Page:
I’d like to say that I have never had this problem, but I would be lying through my teeth. Most of you can relate. You have all received a Christmas present that just didn’t quite live up to your expectations. Instead of an Xbox, you received a kitten calendar.
Instead of a skateboard you got a pack of socks.
Unfortunately, the mystery is not whether or not you will receive unwanted Christmas presents, but rather what do you do with them once you get them?
What better way to make use of a Christmas gift that you do not want than donating it to someone less fortunate. Millions of kids go without Christmas presents during the holiday, and your small donation could brighten up their life. At Christmas time there are hundreds of organizations that accept donations for unwanted presents. Visit your local grocery store or Wal-Mart to find an organization willing to take your unwanted presents.
This might be a bit miserly, but you can even use your donated Christmas presents as a taxable deduction (You can debate on the ethical standing of that one).
Refund or Exchange
The one thing that can make an unwanted Christmas gift a real treat is a gift receipt. A gift receipt is your ticket to returning or exchanging your gift back to the store it was purchased from. Depending on the sotr, you may receive a cash refund, or store credit.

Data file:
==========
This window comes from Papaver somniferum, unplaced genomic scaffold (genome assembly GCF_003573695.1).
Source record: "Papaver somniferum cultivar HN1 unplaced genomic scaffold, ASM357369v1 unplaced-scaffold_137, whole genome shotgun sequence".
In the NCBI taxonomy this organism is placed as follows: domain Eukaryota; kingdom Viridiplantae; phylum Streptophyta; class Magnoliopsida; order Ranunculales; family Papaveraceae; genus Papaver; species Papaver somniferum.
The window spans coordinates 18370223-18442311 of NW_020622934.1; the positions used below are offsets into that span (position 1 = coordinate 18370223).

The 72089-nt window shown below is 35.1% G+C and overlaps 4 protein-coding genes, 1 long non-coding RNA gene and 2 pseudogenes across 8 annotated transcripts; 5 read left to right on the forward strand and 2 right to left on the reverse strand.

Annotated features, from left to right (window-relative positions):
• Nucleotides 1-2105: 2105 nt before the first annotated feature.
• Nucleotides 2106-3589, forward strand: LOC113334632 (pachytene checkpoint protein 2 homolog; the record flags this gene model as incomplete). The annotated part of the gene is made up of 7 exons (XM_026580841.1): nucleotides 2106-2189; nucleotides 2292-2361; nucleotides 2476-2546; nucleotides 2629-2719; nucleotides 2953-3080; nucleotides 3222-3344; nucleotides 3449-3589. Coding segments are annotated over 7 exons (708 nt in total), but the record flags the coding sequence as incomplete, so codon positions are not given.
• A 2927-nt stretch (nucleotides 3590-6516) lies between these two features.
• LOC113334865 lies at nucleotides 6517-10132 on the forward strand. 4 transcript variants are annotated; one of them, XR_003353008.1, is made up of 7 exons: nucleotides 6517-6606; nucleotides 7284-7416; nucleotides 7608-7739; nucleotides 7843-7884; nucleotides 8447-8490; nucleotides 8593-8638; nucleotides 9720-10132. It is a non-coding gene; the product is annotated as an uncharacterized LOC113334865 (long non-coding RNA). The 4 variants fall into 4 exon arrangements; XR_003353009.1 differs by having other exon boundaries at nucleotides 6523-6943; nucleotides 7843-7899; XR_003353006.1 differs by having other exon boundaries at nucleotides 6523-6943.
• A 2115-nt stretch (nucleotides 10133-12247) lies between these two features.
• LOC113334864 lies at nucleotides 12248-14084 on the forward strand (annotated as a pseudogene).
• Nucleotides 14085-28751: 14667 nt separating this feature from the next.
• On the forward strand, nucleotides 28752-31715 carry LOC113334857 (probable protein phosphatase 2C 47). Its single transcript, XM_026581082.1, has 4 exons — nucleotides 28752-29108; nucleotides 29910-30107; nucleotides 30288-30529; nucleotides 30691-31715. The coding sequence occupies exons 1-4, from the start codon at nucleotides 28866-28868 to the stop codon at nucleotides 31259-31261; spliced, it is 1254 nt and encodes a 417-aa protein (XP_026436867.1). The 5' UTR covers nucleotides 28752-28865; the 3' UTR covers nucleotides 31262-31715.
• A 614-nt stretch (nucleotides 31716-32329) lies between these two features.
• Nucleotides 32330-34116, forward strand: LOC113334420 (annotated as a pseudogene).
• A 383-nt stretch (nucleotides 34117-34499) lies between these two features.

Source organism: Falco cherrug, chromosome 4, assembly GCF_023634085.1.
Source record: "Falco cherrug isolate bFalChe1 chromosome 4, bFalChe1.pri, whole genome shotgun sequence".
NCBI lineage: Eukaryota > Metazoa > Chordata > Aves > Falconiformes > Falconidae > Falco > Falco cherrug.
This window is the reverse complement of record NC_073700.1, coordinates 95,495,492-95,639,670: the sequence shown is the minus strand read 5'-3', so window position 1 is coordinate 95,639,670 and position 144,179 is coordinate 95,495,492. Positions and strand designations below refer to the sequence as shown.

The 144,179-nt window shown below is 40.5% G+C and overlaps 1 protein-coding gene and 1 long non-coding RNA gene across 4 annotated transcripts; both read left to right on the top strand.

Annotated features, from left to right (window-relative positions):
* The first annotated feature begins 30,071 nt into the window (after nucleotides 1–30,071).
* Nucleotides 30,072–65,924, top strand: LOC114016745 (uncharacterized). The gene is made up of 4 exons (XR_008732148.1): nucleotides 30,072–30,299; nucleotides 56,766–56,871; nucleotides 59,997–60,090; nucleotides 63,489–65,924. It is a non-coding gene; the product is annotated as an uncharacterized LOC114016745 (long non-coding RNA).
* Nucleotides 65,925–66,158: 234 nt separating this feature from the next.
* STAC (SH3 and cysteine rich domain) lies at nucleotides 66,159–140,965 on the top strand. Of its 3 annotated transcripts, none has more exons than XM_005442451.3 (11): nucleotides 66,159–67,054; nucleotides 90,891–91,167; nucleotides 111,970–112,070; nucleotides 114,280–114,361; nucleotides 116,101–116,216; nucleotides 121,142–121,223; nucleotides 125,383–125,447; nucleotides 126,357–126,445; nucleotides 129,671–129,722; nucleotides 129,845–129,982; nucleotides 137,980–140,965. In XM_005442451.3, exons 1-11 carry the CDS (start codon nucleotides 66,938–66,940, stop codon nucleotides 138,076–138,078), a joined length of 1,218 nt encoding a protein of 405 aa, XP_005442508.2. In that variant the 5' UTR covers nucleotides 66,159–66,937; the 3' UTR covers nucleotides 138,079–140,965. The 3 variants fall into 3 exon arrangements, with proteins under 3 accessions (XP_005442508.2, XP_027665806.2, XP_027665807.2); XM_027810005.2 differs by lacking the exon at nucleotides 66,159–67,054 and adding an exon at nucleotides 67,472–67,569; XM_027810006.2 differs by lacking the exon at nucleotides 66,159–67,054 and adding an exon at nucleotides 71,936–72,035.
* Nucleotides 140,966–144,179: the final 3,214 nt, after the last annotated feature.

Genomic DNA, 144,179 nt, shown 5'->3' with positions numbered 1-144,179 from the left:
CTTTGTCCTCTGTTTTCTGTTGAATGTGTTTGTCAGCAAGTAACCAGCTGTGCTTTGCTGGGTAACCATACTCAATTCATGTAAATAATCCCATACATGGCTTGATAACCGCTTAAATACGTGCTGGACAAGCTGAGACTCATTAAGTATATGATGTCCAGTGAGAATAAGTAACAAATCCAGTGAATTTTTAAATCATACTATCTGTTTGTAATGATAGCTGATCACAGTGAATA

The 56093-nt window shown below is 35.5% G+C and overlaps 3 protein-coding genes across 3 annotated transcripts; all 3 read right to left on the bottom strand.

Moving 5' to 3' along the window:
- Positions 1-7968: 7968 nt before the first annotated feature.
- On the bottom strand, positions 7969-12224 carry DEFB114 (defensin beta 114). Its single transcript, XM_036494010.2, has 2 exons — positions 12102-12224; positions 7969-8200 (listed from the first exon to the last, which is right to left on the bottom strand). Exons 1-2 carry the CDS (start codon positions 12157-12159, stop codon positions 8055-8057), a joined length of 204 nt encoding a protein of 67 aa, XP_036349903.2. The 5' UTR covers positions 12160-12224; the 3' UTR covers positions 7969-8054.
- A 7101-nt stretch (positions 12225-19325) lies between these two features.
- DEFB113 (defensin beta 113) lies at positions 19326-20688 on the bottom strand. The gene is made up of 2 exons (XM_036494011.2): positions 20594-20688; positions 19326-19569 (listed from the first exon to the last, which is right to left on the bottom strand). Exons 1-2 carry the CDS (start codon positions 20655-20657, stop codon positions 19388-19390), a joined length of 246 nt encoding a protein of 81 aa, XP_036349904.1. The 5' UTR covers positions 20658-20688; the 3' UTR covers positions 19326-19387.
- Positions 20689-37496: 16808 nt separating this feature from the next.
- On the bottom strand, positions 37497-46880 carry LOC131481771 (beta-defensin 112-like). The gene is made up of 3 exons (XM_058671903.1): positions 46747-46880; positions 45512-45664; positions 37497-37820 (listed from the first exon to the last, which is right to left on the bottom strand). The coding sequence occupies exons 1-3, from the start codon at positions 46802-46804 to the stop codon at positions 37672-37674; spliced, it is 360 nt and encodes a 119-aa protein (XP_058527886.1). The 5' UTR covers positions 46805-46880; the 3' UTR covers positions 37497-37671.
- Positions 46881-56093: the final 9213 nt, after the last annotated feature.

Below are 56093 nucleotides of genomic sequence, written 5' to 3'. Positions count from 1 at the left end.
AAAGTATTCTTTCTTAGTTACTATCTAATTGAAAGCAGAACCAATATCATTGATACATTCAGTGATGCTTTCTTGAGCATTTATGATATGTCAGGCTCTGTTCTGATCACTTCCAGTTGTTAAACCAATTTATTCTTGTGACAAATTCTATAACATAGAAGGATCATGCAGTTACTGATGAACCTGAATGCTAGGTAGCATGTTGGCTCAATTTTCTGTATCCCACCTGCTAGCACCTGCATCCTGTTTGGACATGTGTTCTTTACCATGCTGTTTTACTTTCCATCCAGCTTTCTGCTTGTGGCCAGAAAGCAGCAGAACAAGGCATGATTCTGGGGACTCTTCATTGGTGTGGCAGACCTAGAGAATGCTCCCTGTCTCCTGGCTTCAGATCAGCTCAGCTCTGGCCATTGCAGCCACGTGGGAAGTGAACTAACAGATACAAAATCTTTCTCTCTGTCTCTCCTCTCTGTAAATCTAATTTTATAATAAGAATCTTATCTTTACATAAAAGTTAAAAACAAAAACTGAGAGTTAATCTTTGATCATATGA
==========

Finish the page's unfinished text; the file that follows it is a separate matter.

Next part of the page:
Many stores will even take back your brand new merchandise without a receipt, and give you store credit. All you have to do is find out where it came from. If you can’t figure it out, it’s up to you to play sneaky detective and try to pry it out of your unsuspecting relative.
Sell on Ebay or Craigslist
The after Christmas sales market is huge. Sites like Ebay and Craigslist are booming after Christmas with unwanted Christmas presents. If you have never sold items on Ebay or Cragslist, it is simple to create an account and list your items.
While you are at it, you could dig even deeper into your closets and find your other unwanted items and sell those online also. Who knows, you might wind up finding a hidden stash of stuff you did not know you had, and make a tidy profit off of it. Craigslist and Ebay have become an answered prayer for people who receive unwanted Christmas presents every year. It takes a little extra work, but turning those unwanted gifts into cash is a gift all in itself!
How about you? Do you have any unique ways to dispose of your unwanted Christmas gifts?